gar5The Jerusalem artichokes make a gorgeous display, all covered in yellow blossoms.  Here the horses graze the lawn in the background.  I am planning to move the artichokes from the garden.  They are too invasive and require excessive space.

From their humble beginnings as a few bare roots and stems pulled from an abandoned strip of grass near a stop sign in Waterville, these plants have become a major success story.  They will be established in an area that allows for their aggressive spreading.  I am convinced the plants emit chemicals into the soil that retard the growth of other plants.  Carrots growing within two feet of the artichokes are struggling.  This plant will hold it’s own against grass and weeds in a different part of the farm.

Another bright yellow, tall flowering plant, the sunflowers bloom in profusion.  They are visible in the background of the first photo.  Little birds visit the plants all day.  They clean the black oil seeds from the flower heads as quickly as they form.  The birds need this rich nutrition to get in shape for their long flight to warmer winter quarters.

Later today I will pick all the ripe or near ripe tomatoes and perhaps clip a few lovely zinna flowers for decorating the table.moth4

Garden 2015

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The garden this year went in about the same time as usual.  It was all planted by the second day of June.  We had lots of chilly, wet weather this spring so the planting was somewhat delayed.  I like to get the garden mostly done by the end of May.  Since I don’t plant many cool weather things like peas or radishes or broccoli, I don’t have to bother with April garden tilling.  This year would have been too wet to work the soil that early.

indian corn

indian corn

baby bib lettuce

baby bib lettuce

For plants I have indian corn, field pumpkins, mini-pumpkins, winter squash, carrots, Boston bib lettuce, sunflowers, tomatoes and sweet peppers.  Also put in marigolds, zinnias, strawflowers, and bachelor buttons.  Of course, the Jerusalem artichokes occupy one corner.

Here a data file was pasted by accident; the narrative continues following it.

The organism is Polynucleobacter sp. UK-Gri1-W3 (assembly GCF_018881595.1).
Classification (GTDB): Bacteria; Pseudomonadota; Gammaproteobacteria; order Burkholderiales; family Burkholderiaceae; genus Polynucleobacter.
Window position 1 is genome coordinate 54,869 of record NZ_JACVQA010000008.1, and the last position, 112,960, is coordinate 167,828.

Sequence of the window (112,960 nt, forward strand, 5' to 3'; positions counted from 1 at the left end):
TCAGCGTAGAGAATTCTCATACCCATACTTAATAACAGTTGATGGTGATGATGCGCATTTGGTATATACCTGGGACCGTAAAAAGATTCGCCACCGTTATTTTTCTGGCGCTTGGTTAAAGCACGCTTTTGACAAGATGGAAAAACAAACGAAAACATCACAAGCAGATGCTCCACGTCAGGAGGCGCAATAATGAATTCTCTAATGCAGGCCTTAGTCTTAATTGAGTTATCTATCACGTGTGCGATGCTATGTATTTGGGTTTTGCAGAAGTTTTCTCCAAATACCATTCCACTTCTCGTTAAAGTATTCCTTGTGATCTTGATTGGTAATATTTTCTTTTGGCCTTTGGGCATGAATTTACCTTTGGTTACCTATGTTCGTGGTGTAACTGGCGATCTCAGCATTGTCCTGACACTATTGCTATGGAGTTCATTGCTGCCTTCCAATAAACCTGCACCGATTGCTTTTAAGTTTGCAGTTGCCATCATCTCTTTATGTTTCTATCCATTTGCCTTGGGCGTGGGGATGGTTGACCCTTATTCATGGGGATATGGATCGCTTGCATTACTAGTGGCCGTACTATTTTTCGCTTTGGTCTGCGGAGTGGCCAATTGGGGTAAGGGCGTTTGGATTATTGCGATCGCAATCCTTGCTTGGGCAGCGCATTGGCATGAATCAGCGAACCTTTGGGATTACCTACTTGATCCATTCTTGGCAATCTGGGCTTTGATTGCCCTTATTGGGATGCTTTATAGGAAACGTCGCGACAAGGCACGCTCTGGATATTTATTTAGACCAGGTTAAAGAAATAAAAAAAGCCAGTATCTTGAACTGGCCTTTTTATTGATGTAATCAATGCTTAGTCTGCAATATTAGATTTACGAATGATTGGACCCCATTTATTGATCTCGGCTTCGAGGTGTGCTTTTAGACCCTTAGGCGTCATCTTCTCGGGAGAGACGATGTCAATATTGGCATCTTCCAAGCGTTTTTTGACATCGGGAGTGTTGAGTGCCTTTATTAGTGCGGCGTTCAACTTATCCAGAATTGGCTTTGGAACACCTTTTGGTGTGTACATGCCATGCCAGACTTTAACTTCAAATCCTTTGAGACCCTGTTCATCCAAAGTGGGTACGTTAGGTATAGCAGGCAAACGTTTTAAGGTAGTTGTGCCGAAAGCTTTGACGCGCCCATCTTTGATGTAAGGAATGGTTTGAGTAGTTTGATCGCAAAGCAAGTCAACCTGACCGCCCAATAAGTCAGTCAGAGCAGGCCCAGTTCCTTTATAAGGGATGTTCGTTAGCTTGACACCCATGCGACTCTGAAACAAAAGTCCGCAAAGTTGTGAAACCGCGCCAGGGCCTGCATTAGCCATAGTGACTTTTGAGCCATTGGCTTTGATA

sunflowers

sunflowers

bachelor buttons

bachelor buttons

These photos were taken several days ago, right after the carrots sprouted.  Since then we have gotten more rain and a few warm, sunny days.  The sunflowers have nearly doubled in size since the pictures.  These sunflowers volunteered from seeds left in the garden last year.  I transplanted the seedlings to the edge of the garden before tilling.  They all survived nicely.  Many of the bachelor buttons are also volunteers from last year’s seed.  Some are now beginning to bloom.  I loved these flowers so much last year that I planted several more flower varieties to enjoy.  They go well with the vegetables and add some color to the garden.

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sweet peppers

This is the first year in some time that I have grown peppers.  These are sweet green, turning to red if left on the plant.  Right after I put the seedlings in the ground, something devoured most of the leaves on one plant. Not sure what did this.  There were no tracks so maybe a flying creature or something very small like a vole. Why just one plant?  I don’t know, but I’m glad they left the others alone.

wax bush beans

wax bush beans

The wax bush beans are struggling.  Since this photo, several more have sprouted.  I will have to replant some of the rows if I want many beans.

tomatoes

tomatoes

I planted six Early Girl tomatoes, my favorite variety.  They are growing well.  I have to mulch the tomatoes and peppers to improve their growth rate. Something I hope to do today.